Technology developers could ease the burden on the NHS

7 mins read

If you think telemedicine and telehealth are relatively new concepts, think again. Amazingly, the idea was first floated in the US in 1925 by Hugo Gernsback. His concept – the teledactyl – combined wireless communications, haptics and a form of viewscreen. It would, he contended, allow doctors to examine their patients and to use instruments remotely.

Fast forward 90 years and, while there are pockets where telehealth is working successfully, some will say we are not a lot closer to realising Gernback’s dream.

In the UK, there have been several attempts to ‘join up the dots’. One initiative – called 3 Million Lives (3ML), launched by the NHS in 2011 in conjunction with industry, social care and professional partners – was to use telehealth to improve the lives of those 3m people over a five year period.

3ML came out of an earlier project called the Whole Systems Demonstrator (WSD), designed to assess the benefits and impact of telehealth and telecare. The project involved 6000 patients from 230 GP surgeries in Newham, Kent and Cornwall. Its conclusion was the ‘correct’ use of telehealth could cut A&E visits by 15%, emergency admissions by 20% and bed days by 14%.

The WSD report claimed ‘at least 3m people with long term conditions and/or social care needs could benefit from using telehealth and telecare’.

While 3ML started with great ambitions, it failed to deliver and has been reformatted in the form of TECS – Technology Enabled Care Services.

TSA – formerly known as the Telecare Services Association – brings together organisations across local government, health and the private sector. Alyson Scurfield, TSA chief executive, said: “TECS is wide ranging. It includes such areas as telehealth, telecare and telemedicine, where patients have video connected consultations.”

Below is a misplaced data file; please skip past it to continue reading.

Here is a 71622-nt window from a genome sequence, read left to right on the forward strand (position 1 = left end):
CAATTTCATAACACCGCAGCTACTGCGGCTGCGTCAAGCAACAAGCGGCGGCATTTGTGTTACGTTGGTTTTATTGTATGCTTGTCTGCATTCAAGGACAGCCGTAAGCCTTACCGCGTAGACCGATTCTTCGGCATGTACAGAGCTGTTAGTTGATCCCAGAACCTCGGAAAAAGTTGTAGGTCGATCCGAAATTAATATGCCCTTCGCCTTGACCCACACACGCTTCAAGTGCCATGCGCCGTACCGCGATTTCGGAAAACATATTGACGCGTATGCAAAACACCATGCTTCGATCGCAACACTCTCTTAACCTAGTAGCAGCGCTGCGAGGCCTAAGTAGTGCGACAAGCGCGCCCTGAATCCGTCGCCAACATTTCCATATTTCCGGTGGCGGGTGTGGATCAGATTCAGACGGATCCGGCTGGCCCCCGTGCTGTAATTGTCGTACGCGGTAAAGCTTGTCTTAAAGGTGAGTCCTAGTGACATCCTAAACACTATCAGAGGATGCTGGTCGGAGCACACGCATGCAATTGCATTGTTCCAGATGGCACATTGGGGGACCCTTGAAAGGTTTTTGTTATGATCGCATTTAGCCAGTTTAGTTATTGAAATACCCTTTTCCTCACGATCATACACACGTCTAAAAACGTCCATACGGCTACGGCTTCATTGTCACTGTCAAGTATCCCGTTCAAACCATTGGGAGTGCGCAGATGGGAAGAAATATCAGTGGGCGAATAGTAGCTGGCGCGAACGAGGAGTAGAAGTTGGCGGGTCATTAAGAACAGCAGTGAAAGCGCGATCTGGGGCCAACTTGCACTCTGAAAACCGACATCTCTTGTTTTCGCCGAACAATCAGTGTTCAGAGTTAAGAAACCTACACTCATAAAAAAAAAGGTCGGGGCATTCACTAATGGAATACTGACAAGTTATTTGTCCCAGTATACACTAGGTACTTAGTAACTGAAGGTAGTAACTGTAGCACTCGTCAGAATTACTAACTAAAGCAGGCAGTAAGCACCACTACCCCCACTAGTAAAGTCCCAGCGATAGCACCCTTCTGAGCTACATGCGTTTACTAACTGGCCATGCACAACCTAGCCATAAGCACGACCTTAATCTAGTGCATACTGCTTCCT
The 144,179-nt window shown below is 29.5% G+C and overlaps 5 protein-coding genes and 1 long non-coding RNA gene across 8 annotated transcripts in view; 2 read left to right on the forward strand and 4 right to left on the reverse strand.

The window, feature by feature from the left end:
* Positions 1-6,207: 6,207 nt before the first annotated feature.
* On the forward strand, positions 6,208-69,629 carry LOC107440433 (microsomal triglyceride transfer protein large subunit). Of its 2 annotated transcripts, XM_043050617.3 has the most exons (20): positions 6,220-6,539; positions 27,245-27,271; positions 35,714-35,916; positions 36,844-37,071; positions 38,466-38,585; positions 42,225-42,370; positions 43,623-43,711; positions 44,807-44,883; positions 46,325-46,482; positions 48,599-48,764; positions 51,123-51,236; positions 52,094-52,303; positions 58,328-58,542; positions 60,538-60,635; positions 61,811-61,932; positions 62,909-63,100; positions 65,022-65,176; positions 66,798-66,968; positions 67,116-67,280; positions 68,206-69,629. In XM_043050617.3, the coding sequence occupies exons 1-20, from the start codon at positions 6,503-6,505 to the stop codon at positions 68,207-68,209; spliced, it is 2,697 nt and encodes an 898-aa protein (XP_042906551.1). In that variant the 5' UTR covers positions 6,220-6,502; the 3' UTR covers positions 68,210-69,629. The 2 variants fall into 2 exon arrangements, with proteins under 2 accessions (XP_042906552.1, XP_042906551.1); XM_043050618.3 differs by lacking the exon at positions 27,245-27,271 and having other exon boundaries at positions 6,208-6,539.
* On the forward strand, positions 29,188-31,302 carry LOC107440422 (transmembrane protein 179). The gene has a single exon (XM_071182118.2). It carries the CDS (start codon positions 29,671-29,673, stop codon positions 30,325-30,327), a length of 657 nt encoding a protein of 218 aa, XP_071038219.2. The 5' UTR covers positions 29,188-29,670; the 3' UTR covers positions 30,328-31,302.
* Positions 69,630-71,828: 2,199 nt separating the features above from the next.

Technology has made a strong contribution to telemedicine. The latest HD cameras can capture images which are said to be as good as a face to face consultation. The approach makes better use of consultants around the country, with dermatology being one of the early adopters.

In some respects, telehealth can be seen as preventive medicine. “The NHS is under pressure,” Scurfield said, “and hospitals are overspending, so it could be preventive, but it’s not as well supported as you might imagine.”

The NHS currently spends more than £100billion a year, with 70% of this spent on long term conditions such as diabetes, heart disease and dementia. If these patients could be dealt with outside hospital or their conditions managed, a good case can be made for more effective telehealth and telecare services.

According to some in the general telehealth/telecare sector, 3ML fell by the wayside because of that lack of ‘joining up’. ‘It needed data to be joined together’ one observer commented. ‘If you don’t have people’s details, it becomes difficult to monitor them. If their details are in different places, they have to start with their story again every time’.